Verret in Forbes: Why the Bailout is Self-Defeating

"Frozen options," subject to a multiyear binding sales plan to prevent insider trading, are the best way to limit some of the most significant challenges to the bailout, says Professor J.W. Verret in a Forbes commentary.

Verret points out that under the Financial Stability Plan formerly known as TARP, the Treasury Department operates with immunity from insider trading laws and a political interest in using shareholder power for special interests. Verret maintains that government ownership will weaken the banks, and he proposes that to help counter that effect, a new financial instrument he calls a "frozen option" could be issued to the Treasury as a long-term option to purchase common equity that could only be exercised at a point in the future after purchase by a non-governmental investor.

Why the Bailout is Self-Defeating, Forbes, March 5, 2009. By J.W. Verret.

"A healthy share price makes for a healthy bank. But healthy share prices require healthy profits. When governments become powerful shareholders in companies, the profit motive is inevitably watered down.

"After European governments privatized government-run industries in the 1980s they maintained powerful equity positions in the privatized firms. Those companies were twice as likely to need to subsequently obtain subsidies and bailouts at the public trough.

"The Treasury's preferred shares are a first, stealthy step toward bank nationalization. Treasury gave up ordinary voting rights in its shares, but not in all cases, and it kept the right to vote to block tender offers.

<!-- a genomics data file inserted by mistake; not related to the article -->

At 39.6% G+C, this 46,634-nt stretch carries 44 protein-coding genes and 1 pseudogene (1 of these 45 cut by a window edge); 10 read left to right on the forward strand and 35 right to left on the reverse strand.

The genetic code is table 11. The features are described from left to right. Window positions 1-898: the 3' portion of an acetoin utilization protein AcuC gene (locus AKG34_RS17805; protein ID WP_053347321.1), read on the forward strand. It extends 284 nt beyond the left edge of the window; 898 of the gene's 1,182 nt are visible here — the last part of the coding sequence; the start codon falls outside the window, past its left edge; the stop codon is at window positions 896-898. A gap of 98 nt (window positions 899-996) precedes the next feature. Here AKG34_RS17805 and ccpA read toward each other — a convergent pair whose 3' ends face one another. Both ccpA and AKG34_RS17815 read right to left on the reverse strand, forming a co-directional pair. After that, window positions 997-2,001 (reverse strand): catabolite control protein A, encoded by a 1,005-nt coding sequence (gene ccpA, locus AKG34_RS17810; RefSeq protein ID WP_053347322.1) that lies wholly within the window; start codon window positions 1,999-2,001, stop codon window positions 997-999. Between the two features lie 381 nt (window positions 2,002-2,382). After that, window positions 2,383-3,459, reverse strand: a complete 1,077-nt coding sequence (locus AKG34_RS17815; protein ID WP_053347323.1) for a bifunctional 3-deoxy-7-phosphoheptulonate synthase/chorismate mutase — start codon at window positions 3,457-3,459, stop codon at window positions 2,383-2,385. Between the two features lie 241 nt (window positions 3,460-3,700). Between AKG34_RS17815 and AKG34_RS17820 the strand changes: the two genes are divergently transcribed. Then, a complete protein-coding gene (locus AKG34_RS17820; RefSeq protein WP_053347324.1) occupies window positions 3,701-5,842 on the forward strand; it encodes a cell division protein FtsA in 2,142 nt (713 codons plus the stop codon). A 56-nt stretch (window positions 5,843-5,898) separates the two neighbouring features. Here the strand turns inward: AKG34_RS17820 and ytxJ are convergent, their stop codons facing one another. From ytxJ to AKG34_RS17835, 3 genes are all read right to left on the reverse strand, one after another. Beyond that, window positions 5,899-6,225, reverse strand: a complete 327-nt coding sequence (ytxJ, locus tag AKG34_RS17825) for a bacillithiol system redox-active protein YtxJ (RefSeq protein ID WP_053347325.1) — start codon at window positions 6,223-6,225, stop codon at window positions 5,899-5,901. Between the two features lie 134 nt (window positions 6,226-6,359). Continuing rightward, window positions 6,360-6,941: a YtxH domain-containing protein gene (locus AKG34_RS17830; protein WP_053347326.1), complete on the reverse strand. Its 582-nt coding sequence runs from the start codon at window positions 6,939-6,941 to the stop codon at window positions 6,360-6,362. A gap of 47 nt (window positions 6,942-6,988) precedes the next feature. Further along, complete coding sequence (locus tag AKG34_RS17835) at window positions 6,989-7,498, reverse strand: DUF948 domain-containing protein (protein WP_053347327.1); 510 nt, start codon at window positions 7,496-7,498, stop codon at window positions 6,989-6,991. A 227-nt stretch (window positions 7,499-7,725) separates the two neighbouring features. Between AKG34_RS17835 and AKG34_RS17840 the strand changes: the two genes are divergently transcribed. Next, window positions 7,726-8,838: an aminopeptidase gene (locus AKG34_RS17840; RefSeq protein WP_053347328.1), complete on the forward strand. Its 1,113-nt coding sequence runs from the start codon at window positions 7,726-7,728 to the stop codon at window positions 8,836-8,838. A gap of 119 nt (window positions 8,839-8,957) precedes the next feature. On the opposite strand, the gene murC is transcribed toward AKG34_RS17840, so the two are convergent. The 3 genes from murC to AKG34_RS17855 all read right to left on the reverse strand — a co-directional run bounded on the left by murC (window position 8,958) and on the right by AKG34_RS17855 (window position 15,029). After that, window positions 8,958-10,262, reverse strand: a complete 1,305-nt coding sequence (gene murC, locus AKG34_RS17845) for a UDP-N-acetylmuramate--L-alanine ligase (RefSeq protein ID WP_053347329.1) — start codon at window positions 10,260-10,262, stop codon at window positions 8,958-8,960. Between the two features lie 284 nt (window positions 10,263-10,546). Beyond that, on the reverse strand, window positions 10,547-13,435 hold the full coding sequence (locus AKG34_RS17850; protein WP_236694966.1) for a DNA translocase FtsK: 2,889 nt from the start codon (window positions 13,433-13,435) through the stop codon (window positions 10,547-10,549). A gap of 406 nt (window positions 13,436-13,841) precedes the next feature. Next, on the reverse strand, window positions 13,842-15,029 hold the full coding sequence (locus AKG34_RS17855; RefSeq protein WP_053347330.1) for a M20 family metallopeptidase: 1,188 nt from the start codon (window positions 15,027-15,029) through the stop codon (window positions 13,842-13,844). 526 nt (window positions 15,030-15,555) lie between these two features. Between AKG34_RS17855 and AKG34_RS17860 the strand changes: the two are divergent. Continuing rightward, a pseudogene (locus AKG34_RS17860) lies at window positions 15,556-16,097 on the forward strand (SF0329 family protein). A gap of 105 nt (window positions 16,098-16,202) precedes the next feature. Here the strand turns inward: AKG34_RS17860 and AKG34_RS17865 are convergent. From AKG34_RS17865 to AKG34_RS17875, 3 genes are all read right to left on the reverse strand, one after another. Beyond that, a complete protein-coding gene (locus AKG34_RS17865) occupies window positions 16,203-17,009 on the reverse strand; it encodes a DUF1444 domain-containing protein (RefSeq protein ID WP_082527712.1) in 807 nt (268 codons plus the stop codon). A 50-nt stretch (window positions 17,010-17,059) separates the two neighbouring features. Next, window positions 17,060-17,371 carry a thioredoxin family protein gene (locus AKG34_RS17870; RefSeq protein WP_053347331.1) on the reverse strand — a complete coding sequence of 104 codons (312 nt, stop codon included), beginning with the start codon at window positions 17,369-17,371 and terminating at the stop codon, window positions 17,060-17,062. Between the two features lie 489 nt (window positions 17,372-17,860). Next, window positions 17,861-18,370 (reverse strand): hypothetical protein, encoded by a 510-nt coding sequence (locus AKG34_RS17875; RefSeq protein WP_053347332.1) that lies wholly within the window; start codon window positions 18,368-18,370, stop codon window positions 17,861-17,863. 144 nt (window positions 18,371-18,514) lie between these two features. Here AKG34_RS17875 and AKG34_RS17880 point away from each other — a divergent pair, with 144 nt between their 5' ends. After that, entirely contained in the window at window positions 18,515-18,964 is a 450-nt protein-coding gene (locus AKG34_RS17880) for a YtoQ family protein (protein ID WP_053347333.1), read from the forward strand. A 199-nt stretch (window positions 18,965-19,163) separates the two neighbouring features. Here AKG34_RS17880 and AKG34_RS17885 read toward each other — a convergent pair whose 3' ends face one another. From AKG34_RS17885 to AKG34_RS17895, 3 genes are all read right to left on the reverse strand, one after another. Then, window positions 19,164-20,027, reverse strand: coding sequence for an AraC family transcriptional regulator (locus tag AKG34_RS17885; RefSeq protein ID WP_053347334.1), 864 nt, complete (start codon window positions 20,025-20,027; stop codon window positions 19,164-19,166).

"Even worse, the Obama administration is discussing taking preferred shares convertible into voting common equity as part of the second round of the bailout. U.S. Treasury Secretary Tim Geithner has now converted Treasury's Citigroup shares into enough voting common equity to gain complete control over the bank.

"Outright bank nationalization is the only nail left to drive into the coffin. In some ways, that would be preferable to the effective nationalization of holding a control stake. At least then the bank would be on the federal budget. If you think the government stuffs pork into its budget, wait until Treasury gets its hands into the budgets of private banks unencumbered by the federal budget process and those pesky separation-of-powers restraints.

"This is not the first time the U.S. government has been given influence to choose directors in publicly traded companies. We have two recent examples to learn from: Fannie Mae and Freddie Mac. For better or worse (and as former Freddie Mac Director Rahm Emmanuel knows), the federal government encouraged Fannie and Freddie not to let silly notions like revenue and profits get in the way of backing unaffordable mortgages for home buyers. Why? Because home buyers vote."

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